Organised by Hyderabad-based Dhi Artspace, the show features five visual practitioners from Bangladesh, India, Iran, Nepal and Pakistan
“When life around you stops, you begin to notice stuff that you wouldn’t otherwise,” says Naim Ul Hasan, a lens-based artist and curator from Dhaka. Naim’s photographic series is part of a virtual show — ‘A Letter from My Homeland’, organised by Hyderabad-based Dhi Artspace. The show features five visual art practitioners from Bangladesh, India, Iran, Nepal and Pakistan using photography to tell stories of their homeland. In a statement, the artistes share the inspiration behind their creative expressions.
Naim’s pictures dwell into the spatial characteristics of the house like a ray of sunlight on a wall or the effect of light peeping through a window grill. Living in a government quarter in one of the busiest areas of Dhaka, their roadside windows usually stay closed to keep away the dust and the noise. Naim says, “Then came this global pandemic. Streets became silent and suddenly it felt like we’ve been transported through a portal in an alternate reality,” he says. The window which was never opened was now open all day to catch glimpses of the outside world. Documenting village
Pallov Saikia found his muse in Rahmaria, the village he hails from in Upper Assam. His pictures that present a slice of life there are from a project ‘Rahmaria’ that he has been working on for three years. The history of people, places, culture and changes in society are depicted through video, audio, painting, photographs, drawing and writing. With a background in painting, he finds photographs a means of research to use as a reference to paint. He says, “I realised some photographs go beyond the purpose of documentation; It is the same entity and soul that my paintings have. I feel it cannot be translated into painting; also there is no need to do so.”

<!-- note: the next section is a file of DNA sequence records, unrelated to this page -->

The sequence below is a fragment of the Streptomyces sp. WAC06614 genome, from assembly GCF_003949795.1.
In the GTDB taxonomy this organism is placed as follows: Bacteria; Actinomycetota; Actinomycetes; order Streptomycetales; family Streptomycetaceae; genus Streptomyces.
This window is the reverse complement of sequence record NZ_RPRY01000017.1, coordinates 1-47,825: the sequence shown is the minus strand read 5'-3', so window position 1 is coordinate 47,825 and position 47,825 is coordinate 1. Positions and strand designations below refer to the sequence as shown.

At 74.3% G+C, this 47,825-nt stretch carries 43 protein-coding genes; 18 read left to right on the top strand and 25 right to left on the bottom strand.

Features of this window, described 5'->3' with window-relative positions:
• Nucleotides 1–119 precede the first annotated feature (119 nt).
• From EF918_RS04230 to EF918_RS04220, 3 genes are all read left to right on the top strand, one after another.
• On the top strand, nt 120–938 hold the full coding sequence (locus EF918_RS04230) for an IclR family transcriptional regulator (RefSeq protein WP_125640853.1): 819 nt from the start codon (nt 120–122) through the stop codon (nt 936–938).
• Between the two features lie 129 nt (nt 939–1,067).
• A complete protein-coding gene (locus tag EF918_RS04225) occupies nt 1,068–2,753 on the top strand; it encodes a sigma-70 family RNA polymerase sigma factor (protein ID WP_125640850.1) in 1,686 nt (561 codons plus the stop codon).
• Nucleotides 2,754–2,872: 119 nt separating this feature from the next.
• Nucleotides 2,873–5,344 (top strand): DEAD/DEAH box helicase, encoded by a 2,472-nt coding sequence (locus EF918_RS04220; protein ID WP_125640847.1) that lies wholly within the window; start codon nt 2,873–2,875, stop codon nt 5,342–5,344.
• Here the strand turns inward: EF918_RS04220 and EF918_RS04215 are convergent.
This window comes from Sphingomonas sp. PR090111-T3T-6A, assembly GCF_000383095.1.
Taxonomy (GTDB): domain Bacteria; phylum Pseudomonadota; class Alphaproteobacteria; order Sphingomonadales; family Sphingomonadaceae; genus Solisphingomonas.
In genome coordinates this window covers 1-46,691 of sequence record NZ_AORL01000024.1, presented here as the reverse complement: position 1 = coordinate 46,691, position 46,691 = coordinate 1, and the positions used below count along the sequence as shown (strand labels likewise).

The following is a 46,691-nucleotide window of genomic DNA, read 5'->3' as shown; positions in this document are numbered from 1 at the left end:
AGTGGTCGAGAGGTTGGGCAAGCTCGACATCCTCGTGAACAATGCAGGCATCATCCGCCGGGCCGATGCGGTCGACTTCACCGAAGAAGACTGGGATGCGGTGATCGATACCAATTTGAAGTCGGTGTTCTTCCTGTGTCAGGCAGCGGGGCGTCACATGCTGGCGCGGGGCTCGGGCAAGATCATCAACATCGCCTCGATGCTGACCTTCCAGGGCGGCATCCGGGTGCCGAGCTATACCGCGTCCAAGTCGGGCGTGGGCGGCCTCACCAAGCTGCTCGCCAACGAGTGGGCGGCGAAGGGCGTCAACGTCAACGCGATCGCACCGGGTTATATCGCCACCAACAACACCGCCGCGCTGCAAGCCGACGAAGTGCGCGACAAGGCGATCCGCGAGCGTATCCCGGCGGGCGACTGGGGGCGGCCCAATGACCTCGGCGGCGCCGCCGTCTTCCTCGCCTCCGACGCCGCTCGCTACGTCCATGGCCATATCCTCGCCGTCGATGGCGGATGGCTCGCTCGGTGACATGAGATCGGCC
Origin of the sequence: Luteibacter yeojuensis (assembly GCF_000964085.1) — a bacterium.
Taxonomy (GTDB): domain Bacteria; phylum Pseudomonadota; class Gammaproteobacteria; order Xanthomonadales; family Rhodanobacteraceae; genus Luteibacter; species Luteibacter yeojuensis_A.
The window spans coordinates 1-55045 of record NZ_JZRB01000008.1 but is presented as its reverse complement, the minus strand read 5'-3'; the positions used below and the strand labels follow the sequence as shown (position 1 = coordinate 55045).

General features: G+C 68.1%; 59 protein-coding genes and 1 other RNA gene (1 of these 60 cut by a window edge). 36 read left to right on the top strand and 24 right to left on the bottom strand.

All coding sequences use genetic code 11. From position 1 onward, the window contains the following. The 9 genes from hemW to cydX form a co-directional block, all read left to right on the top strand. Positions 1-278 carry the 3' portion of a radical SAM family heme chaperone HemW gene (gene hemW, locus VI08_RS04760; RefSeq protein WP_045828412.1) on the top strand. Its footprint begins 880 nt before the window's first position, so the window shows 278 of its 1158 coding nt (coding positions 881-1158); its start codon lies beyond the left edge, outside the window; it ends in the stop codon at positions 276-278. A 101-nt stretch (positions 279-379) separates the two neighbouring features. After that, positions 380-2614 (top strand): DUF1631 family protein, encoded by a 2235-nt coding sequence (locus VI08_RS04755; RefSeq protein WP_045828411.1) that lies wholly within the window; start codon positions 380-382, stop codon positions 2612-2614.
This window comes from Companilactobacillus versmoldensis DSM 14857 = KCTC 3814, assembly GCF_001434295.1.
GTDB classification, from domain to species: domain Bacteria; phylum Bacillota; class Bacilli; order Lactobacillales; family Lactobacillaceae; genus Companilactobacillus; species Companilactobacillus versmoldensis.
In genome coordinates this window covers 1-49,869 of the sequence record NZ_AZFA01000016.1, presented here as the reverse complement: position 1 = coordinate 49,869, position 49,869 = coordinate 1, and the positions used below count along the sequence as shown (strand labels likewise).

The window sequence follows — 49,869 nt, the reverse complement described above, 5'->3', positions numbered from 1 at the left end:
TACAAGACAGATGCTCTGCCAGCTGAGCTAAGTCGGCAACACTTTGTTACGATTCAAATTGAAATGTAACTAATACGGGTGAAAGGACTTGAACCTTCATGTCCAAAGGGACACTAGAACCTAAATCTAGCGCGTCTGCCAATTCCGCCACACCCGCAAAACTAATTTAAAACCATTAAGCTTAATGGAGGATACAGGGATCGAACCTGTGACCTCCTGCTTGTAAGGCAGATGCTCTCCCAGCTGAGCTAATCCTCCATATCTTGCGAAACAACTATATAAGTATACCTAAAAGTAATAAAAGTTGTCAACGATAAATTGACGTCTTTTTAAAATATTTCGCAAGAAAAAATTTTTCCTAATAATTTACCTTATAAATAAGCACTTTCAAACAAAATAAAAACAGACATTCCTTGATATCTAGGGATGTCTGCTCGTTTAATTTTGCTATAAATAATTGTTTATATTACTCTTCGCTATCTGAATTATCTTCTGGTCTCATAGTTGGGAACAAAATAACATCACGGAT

Lahore-based Abdul Musawir Shabbir derives his inspiration from poetry and other literary works. His photographs of beautiful arches, windows and staircases narrate stories of people living in a slow lane and in a bygone era. Abdul feels an air of loneliness in his surroundings. He says, “Words like solitude, desolation and seclusion often come to my mind. While trying to notice what represents my being, I realise how content I am in this solitude and I enjoy it.” His photographs capture two contrasting moods — melancholy and nostalgia attached to memories of the past and an optimistic hope for a brighter future.’Landscape photographsMohsen Sakha, an Iranian documentary filmmaker calls the road a destination and also a means to reach it. His expansive barren landscape photographs takes viewers on a visual journey. His interest in making documentary films gives him ample opportunities to travel across the country. “Every time I embark on a trip, the road appears as a profound metaphor for the journey. It reminds me of both ‘living’ and ‘leaving’,” he says.
Lens-based artist Binaya Humagain from Nepal loves strolling around the heritage sites in Kathmandu. “My practice of clicking photographs every day is akin to keeping a visual diary,” says Binaya. Meeting people from all over the world, Binaya likes to observe the human drama that unfolds in quiet moments and capture them for posterity. (One can view the works virtually at https://dhiart.com/exhibition/ till November 8)